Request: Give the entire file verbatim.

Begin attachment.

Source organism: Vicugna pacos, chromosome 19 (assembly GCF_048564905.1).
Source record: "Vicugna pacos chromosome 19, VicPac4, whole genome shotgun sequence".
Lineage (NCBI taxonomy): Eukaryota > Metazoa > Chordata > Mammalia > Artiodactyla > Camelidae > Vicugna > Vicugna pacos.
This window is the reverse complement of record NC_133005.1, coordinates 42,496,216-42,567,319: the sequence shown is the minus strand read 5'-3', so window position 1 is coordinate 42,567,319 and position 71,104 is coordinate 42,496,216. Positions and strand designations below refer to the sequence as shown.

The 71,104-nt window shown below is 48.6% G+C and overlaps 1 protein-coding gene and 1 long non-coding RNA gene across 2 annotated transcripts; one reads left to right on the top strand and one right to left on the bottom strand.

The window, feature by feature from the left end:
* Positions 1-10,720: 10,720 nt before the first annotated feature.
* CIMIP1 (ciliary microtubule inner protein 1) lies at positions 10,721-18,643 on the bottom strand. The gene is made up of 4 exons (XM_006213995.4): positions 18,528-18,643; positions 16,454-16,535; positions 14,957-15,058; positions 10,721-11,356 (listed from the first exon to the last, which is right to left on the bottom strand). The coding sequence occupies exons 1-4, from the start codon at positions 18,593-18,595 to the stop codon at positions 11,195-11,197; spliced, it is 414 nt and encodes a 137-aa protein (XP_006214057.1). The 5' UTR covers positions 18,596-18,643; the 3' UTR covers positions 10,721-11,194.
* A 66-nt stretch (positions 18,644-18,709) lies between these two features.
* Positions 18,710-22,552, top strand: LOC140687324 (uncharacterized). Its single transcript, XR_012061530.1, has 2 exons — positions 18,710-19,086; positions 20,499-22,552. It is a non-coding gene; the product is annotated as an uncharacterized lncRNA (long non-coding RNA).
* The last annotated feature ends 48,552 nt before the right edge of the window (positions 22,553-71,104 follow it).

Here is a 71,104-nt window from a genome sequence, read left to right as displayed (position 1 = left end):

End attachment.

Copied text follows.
Source organism: Vicugna pacos, chromosome 19 (assembly GCF_048564905.1).
Source record: "Vicugna pacos chromosome 19, VicPac4, whole genome shotgun sequence".
Lineage (NCBI taxonomy): Eukaryota > Metazoa > Chordata > Mammalia > Artiodactyla > Camelidae > Vicugna > Vicugna pacos.
This window is the reverse complement of record NC_133005.1, coordinates 42,496,216-42,567,319: the sequence shown is the minus strand read 5'-3', so window position 1 is coordinate 42,567,319 and position 71,104 is coordinate 42,496,216. Positions and strand designations below refer to the sequence as shown.

The 71,104-nt window shown below is 48.6% G+C and overlaps 1 protein-coding gene and 1 long non-coding RNA gene across 2 annotated transcripts; one reads left to right on the top strand and one right to left on the bottom strand.

The window, feature by feature from the left end:
* Positions 1-10,720: 10,720 nt before the first annotated feature.
* CIMIP1 (ciliary microtubule inner protein 1) lies at positions 10,721-18,643 on the bottom strand. The gene is made up of 4 exons (XM_006213995.4): positions 18,528-18,643; positions 16,454-16,535; positions 14,957-15,058; positions 10,721-11,356 (listed from the first exon to the last, which is right to left on the bottom strand). The coding sequence occupies exons 1-4, from the start codon at positions 18,593-18,595 to the stop codon at positions 11,195-11,197; spliced, it is 414 nt and encodes a 137-aa protein (XP_006214057.1). The 5' UTR covers positions 18,596-18,643; the 3' UTR covers positions 10,721-11,194.
* A 66-nt stretch (positions 18,644-18,709) lies between these two features.
* Positions 18,710-22,552, top strand: LOC140687324 (uncharacterized). Its single transcript, XR_012061530.1, has 2 exons — positions 18,710-19,086; positions 20,499-22,552. It is a non-coding gene; the product is annotated as an uncharacterized lncRNA (long non-coding RNA).
* The last annotated feature ends 48,552 nt before the right edge of the window (positions 22,553-71,104 follow it).

Here is a 71,104-nt window from a genome sequence, read left to right as displayed (position 1 = left end):